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A Local View of the Covid Death Toll
Meaningful patterns emerge from examining local Covid data.
For over two years now, a variety of Covid dashboards have been the source of daily news about the pandemic: John Hopkins for the world, NY Times for the US, LA Times for California, SF Chronicle for the Bay Area and Press Democrat for Sonoma County. The County of Sonoma government provides its own Covid-19 Case Data.
Note: The screen shots of charts and totals used in this article reflect the data as of May 17th. The data also varies slightly by source depending on how frequently it is updated.
The US passed over a million mark in deaths due to Covid this week, a shocking number that reflects a pandemic that has lasted over 26 months and is not over. About 92,000 deaths occurred in California, the highest toll of any state but also the most populous state.
The number of deaths in Sonoma County remains relatively small and steady at 491. The total is up one since last week. How many of those deaths occurred in Sebastopol and West County? Or in Bodega Bay or Monte Rio? Unfortunately, the Sonoma County Health Department does not provide data by zip code for Covid deaths. The Department is selective in what data it provides by zip code, as one can get data for vaccinations and active cases by zip code but not deaths. Yet, by looking at the data that is provided, some local patterns emerge.
If you want some relatively good news, it is that at least 96% of the people who got Covid in Sonoma County recovered. The 491 fatalities is 0.6% of all cases, which is the ratio of fatalities to cases. In the US, that ratio is 1.21%. In California, it’s 0.97%, according to data from Johns Hopkins.
One of 5 Sonoma County residents has tested positive for Covid.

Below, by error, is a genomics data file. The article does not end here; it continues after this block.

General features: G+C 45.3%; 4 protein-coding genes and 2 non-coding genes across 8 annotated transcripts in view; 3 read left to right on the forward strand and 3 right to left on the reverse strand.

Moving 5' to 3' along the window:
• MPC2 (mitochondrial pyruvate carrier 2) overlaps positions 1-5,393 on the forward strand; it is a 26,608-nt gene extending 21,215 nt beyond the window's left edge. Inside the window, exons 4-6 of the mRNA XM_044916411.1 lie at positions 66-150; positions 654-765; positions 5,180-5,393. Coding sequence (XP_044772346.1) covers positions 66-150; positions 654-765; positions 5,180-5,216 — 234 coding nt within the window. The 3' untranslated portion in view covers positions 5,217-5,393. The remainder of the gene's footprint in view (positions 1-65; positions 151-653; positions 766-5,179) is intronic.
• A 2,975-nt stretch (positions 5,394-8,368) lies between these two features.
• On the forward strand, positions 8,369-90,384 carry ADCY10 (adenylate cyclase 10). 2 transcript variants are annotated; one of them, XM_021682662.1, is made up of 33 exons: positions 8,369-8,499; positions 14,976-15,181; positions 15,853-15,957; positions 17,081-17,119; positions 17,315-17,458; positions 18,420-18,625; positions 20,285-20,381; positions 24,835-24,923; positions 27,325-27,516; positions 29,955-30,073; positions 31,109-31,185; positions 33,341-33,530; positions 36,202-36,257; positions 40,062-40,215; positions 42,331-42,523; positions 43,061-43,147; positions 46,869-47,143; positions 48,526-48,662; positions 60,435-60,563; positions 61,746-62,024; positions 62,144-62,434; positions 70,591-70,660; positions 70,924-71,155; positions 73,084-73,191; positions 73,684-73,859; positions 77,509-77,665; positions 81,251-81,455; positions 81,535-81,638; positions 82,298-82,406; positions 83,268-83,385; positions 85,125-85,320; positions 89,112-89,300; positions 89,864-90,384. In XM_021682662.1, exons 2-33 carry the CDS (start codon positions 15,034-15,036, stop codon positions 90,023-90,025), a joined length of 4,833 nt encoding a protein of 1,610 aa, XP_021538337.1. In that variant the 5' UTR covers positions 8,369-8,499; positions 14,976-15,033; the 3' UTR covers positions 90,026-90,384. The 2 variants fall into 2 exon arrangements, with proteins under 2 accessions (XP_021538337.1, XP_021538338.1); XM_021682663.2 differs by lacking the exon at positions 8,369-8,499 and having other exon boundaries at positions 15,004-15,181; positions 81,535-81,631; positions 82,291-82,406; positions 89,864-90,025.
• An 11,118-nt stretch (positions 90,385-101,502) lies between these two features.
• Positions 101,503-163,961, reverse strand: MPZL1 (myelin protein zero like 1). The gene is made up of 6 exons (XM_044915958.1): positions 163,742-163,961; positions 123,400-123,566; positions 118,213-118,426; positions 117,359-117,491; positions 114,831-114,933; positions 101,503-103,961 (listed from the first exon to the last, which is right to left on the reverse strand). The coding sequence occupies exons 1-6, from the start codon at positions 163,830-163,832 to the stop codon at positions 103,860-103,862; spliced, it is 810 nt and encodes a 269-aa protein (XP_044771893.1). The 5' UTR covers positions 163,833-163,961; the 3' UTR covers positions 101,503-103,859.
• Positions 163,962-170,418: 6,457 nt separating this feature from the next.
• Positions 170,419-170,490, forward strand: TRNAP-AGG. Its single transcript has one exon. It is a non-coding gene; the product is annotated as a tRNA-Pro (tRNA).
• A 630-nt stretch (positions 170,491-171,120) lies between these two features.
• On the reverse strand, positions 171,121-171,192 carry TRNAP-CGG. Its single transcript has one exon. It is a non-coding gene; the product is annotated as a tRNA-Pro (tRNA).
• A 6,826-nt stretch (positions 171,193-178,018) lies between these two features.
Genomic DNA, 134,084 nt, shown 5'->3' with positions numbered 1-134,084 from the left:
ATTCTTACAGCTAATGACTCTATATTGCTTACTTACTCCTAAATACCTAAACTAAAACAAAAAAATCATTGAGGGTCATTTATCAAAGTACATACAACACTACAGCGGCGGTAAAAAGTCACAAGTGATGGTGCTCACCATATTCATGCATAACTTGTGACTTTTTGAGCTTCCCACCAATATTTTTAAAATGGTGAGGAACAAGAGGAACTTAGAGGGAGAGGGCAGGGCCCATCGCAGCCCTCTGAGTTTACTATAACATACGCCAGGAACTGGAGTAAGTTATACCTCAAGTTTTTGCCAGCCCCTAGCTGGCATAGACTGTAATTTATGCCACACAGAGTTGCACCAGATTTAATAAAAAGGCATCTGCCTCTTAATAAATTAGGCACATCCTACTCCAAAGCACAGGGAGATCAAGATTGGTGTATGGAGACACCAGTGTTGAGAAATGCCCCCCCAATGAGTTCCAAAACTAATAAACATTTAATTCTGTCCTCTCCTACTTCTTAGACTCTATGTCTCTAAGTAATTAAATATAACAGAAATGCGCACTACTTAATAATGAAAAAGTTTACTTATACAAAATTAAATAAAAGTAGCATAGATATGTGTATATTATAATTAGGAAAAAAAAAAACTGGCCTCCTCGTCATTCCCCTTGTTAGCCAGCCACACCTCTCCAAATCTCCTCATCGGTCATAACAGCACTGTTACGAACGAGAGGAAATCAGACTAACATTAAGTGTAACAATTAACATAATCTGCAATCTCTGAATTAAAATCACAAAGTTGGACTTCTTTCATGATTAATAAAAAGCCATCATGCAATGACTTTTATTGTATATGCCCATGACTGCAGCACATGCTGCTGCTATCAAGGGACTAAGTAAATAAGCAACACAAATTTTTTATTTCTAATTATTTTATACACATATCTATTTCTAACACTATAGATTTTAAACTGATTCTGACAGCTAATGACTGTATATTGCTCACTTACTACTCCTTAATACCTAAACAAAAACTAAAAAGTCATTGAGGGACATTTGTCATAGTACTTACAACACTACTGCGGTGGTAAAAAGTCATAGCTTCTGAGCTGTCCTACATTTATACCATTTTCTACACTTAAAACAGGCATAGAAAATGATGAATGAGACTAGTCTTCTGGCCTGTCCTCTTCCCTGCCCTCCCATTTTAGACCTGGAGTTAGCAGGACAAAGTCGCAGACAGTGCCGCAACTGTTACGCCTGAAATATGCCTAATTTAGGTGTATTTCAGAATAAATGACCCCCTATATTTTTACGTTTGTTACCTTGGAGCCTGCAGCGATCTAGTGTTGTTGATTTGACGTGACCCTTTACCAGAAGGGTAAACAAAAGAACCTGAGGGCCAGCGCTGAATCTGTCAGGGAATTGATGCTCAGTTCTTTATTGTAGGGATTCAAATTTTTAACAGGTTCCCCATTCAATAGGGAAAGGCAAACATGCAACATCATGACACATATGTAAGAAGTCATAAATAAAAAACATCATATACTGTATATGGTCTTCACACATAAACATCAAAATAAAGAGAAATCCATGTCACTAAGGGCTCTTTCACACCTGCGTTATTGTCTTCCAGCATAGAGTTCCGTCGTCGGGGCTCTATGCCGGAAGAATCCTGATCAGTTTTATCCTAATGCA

The Elderly were 75% of Local Covid Deaths
This could be the headline of its own Covid story for Sonoma County.
In Sonoma County, the elderly (65 and over) represented 10% of total cases but almost 75% of all deaths — that is, 367 of the 491 who died were 65 or older, as shown in the chart above. 107 people between 45 and 64 years of age died of Covid. Only 17 people under the age of 35 died of Covid.
Those living in a Skilled Nursing Facility or a Residential Care Facility for the Elderly accounted for 181 of the deaths or 39%. For perspective, one in 5 residents in Sonoma County is 65 or over, roughly 92,000 people or 18% of the population. We could say that 75% of all deaths occurred in less than 20% of the people in this one demographic segment in Sonoma County, a fact that hasn’t gotten nearly enough attention.
The NYT reported in June 1, 2021 that residents of nursing homes accounted for 31% of all US deaths but only 4% of all cases. (It has not maintained this page since then.) In California, according to data from the LA Times, nursing homes have accounted for 2% the state's coronavirus cases, but 13% of its deaths — 9,716 deaths.
Sonoma County appears to have fared worse than the state or national average. Covid-19 Nursing Home data, accessible via data.cms.gov, which is based on self-reporting from nursing homes, does provide a database of reports from individual nursing homes.